Remember 153rd anniversary of freedom from slavery

Published 12:03 am Thursday, July 14, 2016

As Natchez Commemorates its tricentennial all year long in 2016, July 13 was the 153rd anniversary of freedom from chattel slavery in the Miss-Lou

One hundred fifty-three years ago on July 13, 1863 the Union army occupied Natchez and surrounding areas of Louisiana and Mississippi. Less than two weeks earlier, separatists Confederate States’ armies at Vicksburg (July 4, 1863) and Port Hudson, La., (July 9, 1863) had surrendered to Union forces.

A year and half earlier, Union forces sieged New Orleans and Memphis.

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By summer of 1863, aided by newly-enrolled soldiers and sailors, consisting of non-enslaved “persons of color” and former enslaved persons, who fought valiantly at Port Hudson and decisively at Fort Butler and Milliken’s Bend, La., in the “Vicksburg Campaign” the United States gained control of the Mississippi River.

After the fall of Vicksburg and Port Hudson, enslaved persons intentionally self-emancipated by running away from their places of enslavement up and down the Mississippi River by the thousands. This event of self-emancipation I call “The Freedom Summer of 1863” when thousands of “slaves” ran away to Natchez, Vicksburg and others places in Mississippi and Louisiana to be free.

Up and down the Mississippi River and its many tributaries, thousands of able-bodied “ex-slave” males deliberately became Union Army soldiers, sailors and freedom fighters.

Beginning July 13 in summer of 1863, Natchez was occupied by both “white” and U. S. Colored Troops as they were officially designated by U. S. Congress on May 22, 1863.

Throughout the Civil War and beyond U. S. Colored Troops were an integral part of the United States occupation forces based in Natchez and Vidalia. They had the charge of putting down Confederate guerilla activities, protecting the landings, liberating “slaves” in outlying areas, building and maintaining defense forts in Natchez and Vidalia.

Professor Ronald F. Davis author of “The Black Experience in Natchez 1720 to 1880” wrote, “The Union Army turned The Forks of The Roads into an Army camp. In the summer of 1863, when Vicksburg fell to the Union Army on July 4, thousands of African Descendants broke free in ways that showed once and for all they were not content to be held in bondage. The conviction of white Southerners that their bonds people were basically contented had always been belied by the number of runaways, malingering and sabotage by slaves, and occasional acts of violence against whites.”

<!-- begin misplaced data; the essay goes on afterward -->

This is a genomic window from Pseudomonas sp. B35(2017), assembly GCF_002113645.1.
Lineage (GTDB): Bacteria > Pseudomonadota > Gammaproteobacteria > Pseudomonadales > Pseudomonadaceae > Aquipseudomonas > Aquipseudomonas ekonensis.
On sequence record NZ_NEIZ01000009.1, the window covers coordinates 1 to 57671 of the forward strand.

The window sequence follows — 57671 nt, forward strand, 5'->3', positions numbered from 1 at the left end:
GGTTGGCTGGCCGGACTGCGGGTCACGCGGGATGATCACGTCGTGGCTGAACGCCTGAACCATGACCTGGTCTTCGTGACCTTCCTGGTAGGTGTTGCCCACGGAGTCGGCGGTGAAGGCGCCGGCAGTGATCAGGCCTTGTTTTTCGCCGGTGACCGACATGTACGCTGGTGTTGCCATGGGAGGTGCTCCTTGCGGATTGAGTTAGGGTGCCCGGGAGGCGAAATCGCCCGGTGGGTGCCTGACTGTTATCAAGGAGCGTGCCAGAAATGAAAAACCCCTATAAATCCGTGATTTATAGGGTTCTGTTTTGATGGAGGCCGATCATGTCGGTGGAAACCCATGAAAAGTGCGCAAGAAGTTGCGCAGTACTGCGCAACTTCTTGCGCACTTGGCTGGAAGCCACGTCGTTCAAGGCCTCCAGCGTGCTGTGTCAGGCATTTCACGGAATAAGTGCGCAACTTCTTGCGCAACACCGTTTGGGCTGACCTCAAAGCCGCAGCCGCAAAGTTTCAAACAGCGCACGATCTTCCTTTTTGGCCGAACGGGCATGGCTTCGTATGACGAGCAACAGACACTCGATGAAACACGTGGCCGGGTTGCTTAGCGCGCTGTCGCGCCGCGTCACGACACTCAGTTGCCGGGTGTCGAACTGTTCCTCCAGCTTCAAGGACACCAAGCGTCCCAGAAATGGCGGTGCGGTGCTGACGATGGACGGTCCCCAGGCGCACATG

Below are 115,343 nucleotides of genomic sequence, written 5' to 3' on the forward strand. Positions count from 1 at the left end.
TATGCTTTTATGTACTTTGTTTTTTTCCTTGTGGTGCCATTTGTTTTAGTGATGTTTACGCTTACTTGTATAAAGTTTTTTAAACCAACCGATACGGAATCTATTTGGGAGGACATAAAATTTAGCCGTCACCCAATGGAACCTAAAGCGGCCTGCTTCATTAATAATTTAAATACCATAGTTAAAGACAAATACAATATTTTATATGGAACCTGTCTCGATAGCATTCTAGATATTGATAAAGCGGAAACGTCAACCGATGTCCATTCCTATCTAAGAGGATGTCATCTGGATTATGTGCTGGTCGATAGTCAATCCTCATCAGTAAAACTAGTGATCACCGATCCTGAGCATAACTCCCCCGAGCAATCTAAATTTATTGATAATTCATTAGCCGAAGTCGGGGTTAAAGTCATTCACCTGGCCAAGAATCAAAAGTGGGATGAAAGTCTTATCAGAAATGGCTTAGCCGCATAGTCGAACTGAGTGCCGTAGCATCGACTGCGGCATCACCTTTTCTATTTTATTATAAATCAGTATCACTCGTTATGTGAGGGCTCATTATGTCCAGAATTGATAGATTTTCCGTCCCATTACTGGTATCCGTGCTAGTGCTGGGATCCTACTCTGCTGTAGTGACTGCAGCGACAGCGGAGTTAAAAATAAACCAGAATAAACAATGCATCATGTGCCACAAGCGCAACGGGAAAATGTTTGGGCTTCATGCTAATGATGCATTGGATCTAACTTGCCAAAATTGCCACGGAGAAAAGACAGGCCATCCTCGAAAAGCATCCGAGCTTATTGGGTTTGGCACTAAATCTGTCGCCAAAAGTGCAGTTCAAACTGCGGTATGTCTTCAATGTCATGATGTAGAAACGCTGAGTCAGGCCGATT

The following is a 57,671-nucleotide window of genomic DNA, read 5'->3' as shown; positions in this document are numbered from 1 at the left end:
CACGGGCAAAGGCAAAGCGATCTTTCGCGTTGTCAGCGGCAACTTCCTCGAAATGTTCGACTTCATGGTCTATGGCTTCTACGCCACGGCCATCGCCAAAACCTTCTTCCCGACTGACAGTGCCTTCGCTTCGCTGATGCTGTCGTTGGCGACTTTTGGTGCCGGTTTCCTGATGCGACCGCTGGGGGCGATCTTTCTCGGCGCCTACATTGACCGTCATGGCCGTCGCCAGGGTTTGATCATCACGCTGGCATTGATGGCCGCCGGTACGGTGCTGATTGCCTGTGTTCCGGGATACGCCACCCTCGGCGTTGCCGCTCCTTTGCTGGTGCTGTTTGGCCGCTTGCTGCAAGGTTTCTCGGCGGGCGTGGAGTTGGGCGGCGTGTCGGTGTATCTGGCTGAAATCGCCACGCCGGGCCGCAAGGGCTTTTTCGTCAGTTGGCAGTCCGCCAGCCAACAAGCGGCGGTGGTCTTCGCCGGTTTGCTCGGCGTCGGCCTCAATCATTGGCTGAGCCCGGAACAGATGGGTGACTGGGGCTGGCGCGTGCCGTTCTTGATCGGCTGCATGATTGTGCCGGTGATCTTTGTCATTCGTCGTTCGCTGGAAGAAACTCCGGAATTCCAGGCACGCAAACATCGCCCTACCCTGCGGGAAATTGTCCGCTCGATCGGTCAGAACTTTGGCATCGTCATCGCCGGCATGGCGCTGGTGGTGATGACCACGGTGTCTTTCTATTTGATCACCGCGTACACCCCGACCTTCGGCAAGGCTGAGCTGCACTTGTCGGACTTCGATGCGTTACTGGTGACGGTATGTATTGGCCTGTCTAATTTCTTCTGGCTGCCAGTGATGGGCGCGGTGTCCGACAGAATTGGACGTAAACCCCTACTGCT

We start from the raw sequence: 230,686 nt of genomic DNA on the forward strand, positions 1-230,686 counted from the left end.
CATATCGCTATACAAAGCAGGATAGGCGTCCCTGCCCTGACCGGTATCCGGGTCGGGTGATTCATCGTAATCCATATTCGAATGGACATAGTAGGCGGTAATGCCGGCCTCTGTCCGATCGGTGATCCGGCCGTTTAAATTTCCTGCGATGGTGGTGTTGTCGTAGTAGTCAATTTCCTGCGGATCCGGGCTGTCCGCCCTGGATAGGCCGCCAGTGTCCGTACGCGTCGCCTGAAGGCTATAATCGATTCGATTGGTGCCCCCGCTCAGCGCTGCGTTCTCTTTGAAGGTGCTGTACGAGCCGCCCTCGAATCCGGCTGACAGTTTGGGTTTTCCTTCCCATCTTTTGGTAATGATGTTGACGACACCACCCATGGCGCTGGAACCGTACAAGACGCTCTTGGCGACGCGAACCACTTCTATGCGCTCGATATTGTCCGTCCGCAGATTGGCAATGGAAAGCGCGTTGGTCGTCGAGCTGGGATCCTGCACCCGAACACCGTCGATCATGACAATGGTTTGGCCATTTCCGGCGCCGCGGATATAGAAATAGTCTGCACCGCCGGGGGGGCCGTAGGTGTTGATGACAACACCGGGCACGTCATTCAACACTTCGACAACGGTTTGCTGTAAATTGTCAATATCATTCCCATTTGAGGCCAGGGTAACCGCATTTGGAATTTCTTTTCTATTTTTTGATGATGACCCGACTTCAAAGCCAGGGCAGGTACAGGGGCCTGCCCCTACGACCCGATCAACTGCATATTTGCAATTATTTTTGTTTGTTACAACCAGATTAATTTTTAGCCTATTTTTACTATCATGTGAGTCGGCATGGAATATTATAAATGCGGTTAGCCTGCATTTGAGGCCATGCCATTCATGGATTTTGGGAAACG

Thousands and thousands of enslaved and so-called free African Descendant captives rushed to Port Hudson, Baton Rouge, New Orleans, Donaldsonville, Carrollton, Milliken’s Bend and Davis Bend in Louisiana.

To be free behind Union Army lines, they ran away to Vicksburg and Natchez in Mississippi, to Memphis in Tennessee and to Pine Bluff in Arkansas along the Mississippi River.

This was seven months after the presidential Emancipation Proclamation of 1862, which took effect on January 1, 1863, had emancipated them.

Thousands of able-bodied African descendant males joined and were recruited into the Union Army as freedom fighting Union Army soldiers.

“Black soldiers patrolled where only white nightriders once rode,” Davis wrote.

Thousands of other African Descendants men, women and children served the cause of the Union and freedom fighters as spies, scouts, nurses, cooks, laundresses, servants, teamsters, stevedores, foragers, general laborers, field hands, blacksmiths and builders of forts, breastworks and roads.

African descendant soldiers were stationed in army barracks across the river in Vidalia, at Natchez Under The Hill and at the Forks of The Roads in Natchez, the very site where many had been sold into enslavement only two or three years earlier.


Ser Seshsh Ab Heter-CM Boxley is the coordinator of the Friends of the Forks of the Road.